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Tuesday, November 26, 2013

Should Smoking be Banned at College?

A large amount of college students try smoking when they arrive at college because they were discouraged to growing up, and some then become addicted to it.

Recently other campuses in the South have decided to make the shift to a smoke-free campus. The University of Mississippi inducted a smoke-free policy in August 2012 and began enforcing it in January 2013.

“Student committee members went to the faculty senate and staff council to gain support for the smoke-free policy,” said Leslie Banahan, the assistant vice chancellor for student affairs at the University of Mississippi. “We have had very few problems since full implementation of the policy.”

Banahan also said the Ole Miss’ Provost’s Office provided funding for cessation programs and medication to assist smokers with quitting. The University of Tennessee also restricted smoking with a policy in September 2011.

“There were a lot of complaints about secondhand smoke, so we have a health initiative, and we wanted to drive down health insurances cost for the people who smoke,” said Mike Herbstritt, a team leader in human resources at the University of Tennessee.

Herbstritt also said rules on smoking have gotten more and more restrictive due to how vocal people were in their opposition. In August, Auburn University implemented a smoke-free policy as well.

Several UA groups have already passed a smoke-free resolution. The Faculty Senate, Professional Staff Assembly and the Office and Clerical staff all support a smoke-free campus. UA Housing has drafted a smoke-free resolution for campus, and the College of Nursing has designated its grounds as tobacco-free along with the College of Community Health Sciences and the UA Recreational Center.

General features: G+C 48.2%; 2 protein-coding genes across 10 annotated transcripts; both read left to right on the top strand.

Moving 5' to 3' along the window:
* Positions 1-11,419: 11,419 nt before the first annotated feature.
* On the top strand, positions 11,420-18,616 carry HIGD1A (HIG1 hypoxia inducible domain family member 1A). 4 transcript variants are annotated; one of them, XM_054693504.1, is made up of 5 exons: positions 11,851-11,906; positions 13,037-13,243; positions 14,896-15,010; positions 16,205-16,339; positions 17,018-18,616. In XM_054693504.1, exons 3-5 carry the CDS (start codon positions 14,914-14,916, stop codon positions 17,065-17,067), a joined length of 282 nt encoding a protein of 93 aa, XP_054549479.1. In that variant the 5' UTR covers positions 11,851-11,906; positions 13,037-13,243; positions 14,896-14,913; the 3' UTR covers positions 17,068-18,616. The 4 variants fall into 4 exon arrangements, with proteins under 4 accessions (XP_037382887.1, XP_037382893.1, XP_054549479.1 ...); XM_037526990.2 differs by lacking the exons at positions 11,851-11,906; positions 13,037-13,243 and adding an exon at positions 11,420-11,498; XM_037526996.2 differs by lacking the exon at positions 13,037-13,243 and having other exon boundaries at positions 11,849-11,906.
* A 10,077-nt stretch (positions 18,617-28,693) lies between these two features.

“Faculty, to professional staff, to students all recognize health benefits for our community for taking the next step, and they want to support the administration in making the decision,” Wilcox said. UA’s SHC discourages students from using tobacco products for health reasons. It also encourages everyone to call the Alabama Tobacco Quitline at 1-800-Quit-Now, which is a free, user-friendly resource.

“We try to put this information out about its convenience several times a year,” Wilcox said. Even though surveys have shown that not all students support the University being a smoke-free school, the petition allows students to voice their opinion.

“We always love hearing from students and understand that this issue is one students are passionate about, on both sides of the argument,” Foley said. After the petition is collected, a letter of smoke-free support will be drafted to the UA president on behalf of all organizations and individuals who favor the ban.

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